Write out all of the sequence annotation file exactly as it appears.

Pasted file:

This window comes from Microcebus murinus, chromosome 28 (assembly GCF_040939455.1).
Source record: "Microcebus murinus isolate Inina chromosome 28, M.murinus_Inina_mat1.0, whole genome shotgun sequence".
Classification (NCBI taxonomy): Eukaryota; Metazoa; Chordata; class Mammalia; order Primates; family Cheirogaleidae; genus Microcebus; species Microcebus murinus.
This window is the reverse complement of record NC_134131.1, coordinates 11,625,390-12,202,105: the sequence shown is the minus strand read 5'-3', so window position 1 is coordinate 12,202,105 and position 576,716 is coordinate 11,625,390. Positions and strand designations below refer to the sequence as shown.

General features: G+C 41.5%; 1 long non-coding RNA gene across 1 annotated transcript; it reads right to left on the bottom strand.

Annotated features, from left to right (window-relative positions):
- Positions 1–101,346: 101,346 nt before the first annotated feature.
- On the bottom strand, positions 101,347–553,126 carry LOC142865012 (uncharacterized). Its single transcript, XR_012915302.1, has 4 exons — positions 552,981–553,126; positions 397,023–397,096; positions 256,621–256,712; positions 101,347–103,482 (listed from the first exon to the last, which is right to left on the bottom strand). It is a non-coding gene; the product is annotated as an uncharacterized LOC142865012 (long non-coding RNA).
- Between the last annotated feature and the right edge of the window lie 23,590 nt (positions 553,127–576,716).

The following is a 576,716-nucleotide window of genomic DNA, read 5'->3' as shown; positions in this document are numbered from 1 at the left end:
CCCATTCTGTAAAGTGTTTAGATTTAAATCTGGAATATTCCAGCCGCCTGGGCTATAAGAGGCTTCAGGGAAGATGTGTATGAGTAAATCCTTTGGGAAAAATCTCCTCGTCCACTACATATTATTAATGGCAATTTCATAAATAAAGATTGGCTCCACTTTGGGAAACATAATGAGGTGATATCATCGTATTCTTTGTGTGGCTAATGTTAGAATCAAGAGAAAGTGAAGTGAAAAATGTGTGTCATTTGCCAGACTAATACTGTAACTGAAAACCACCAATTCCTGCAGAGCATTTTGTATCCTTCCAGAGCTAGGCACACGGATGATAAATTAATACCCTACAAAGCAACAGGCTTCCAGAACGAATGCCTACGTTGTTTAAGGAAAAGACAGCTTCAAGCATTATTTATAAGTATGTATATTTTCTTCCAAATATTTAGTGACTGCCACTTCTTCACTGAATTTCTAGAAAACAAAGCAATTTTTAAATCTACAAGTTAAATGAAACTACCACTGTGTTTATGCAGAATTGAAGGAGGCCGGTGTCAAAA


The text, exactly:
This window comes from Microcebus murinus, chromosome 28 (assembly GCF_040939455.1).
Source record: "Microcebus murinus isolate Inina chromosome 28, M.murinus_Inina_mat1.0, whole genome shotgun sequence".
Classification (NCBI taxonomy): Eukaryota; Metazoa; Chordata; class Mammalia; order Primates; family Cheirogaleidae; genus Microcebus; species Microcebus murinus.
This window is the reverse complement of record NC_134131.1, coordinates 11,625,390-12,202,105: the sequence shown is the minus strand read 5'-3', so window position 1 is coordinate 12,202,105 and position 576,716 is coordinate 11,625,390. Positions and strand designations below refer to the sequence as shown.

General features: G+C 41.5%; 1 long non-coding RNA gene across 1 annotated transcript; it reads right to left on the bottom strand.

Annotated features, from left to right (window-relative positions):
- Positions 1–101,346: 101,346 nt before the first annotated feature.
- On the bottom strand, positions 101,347–553,126 carry LOC142865012 (uncharacterized). Its single transcript, XR_012915302.1, has 4 exons — positions 552,981–553,126; positions 397,023–397,096; positions 256,621–256,712; positions 101,347–103,482 (listed from the first exon to the last, which is right to left on the bottom strand). It is a non-coding gene; the product is annotated as an uncharacterized LOC142865012 (long non-coding RNA).
- Between the last annotated feature and the right edge of the window lie 23,590 nt (positions 553,127–576,716).

The following is a 576,716-nucleotide window of genomic DNA, read 5'->3' as shown; positions in this document are numbered from 1 at the left end:
CCCATTCTGTAAAGTGTTTAGATTTAAATCTGGAATATTCCAGCCGCCTGGGCTATAAGAGGCTTCAGGGAAGATGTGTATGAGTAAATCCTTTGGGAAAAATCTCCTCGTCCACTACATATTATTAATGGCAATTTCATAAATAAAGATTGGCTCCACTTTGGGAAACATAATGAGGTGATATCATCGTATTCTTTGTGTGGCTAATGTTAGAATCAAGAGAAAGTGAAGTGAAAAATGTGTGTCATTTGCCAGACTAATACTGTAACTGAAAACCACCAATTCCTGCAGAGCATTTTGTATCCTTCCAGAGCTAGGCACACGGATGATAAATTAATACCCTACAAAGCAACAGGCTTCCAGAACGAATGCCTACGTTGTTTAAGGAAAAGACAGCTTCAAGCATTATTTATAAGTATGTATATTTTCTTCCAAATATTTAGTGACTGCCACTTCTTCACTGAATTTCTAGAAAACAAAGCAATTTTTAAATCTACAAGTTAAATGAAACTACCACTGTGTTTATGCAGAATTGAAGGAGGCCGGTGTCAAAA